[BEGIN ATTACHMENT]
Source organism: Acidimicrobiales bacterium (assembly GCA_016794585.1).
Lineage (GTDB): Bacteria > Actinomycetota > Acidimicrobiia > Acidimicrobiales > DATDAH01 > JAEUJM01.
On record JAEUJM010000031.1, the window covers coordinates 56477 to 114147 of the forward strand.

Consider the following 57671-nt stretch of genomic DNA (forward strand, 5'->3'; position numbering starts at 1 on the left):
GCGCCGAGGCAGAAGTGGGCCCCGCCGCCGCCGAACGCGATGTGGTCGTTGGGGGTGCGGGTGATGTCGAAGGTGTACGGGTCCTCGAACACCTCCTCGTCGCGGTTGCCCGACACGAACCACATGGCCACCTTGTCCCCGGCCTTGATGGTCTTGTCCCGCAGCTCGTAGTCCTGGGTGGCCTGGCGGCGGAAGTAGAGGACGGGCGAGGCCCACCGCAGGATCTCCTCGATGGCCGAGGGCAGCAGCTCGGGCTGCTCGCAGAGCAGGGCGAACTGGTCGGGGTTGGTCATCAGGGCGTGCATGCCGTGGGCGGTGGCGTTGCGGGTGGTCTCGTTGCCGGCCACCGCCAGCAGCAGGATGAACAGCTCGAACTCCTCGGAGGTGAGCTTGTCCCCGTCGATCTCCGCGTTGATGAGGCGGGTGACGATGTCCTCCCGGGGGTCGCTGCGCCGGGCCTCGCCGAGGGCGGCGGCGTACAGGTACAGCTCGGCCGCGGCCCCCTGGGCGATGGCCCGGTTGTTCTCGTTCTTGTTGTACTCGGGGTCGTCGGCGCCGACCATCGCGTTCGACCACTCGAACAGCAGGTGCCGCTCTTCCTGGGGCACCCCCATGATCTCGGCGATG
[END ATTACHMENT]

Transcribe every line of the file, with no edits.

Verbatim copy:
Source organism: Acidimicrobiales bacterium (assembly GCA_016794585.1).
Lineage (GTDB): Bacteria > Actinomycetota > Acidimicrobiia > Acidimicrobiales > DATDAH01 > JAEUJM01.
On record JAEUJM010000031.1, the window covers coordinates 56477 to 114147 of the forward strand.

Consider the following 57671-nt stretch of genomic DNA (forward strand, 5'->3'; position numbering starts at 1 on the left):
GCGCCGAGGCAGAAGTGGGCCCCGCCGCCGCCGAACGCGATGTGGTCGTTGGGGGTGCGGGTGATGTCGAAGGTGTACGGGTCCTCGAACACCTCCTCGTCGCGGTTGCCCGACACGAACCACATGGCCACCTTGTCCCCGGCCTTGATGGTCTTGTCCCGCAGCTCGTAGTCCTGGGTGGCCTGGCGGCGGAAGTAGAGGACGGGCGAGGCCCACCGCAGGATCTCCTCGATGGCCGAGGGCAGCAGCTCGGGCTGCTCGCAGAGCAGGGCGAACTGGTCGGGGTTGGTCATCAGGGCGTGCATGCCGTGGGCGGTGGCGTTGCGGGTGGTCTCGTTGCCGGCCACCGCCAGCAGCAGGATGAACAGCTCGAACTCCTCGGAGGTGAGCTTGTCCCCGTCGATCTCCGCGTTGATGAGGCGGGTGACGATGTCCTCCCGGGGGTCGCTGCGCCGGGCCTCGCCGAGGGCGGCGGCGTACAGGTACAGCTCGGCCGCGGCCCCCTGGGCGATGGCCCGGTTGTTCTCGTTCTTGTTGTACTCGGGGTCGTCGGCGCCGACCATCGCGTTCGACCACTCGAACAGCAGGTGCCGCTCTTCCTGGGGCACCCCCATGATCTCGGCGATG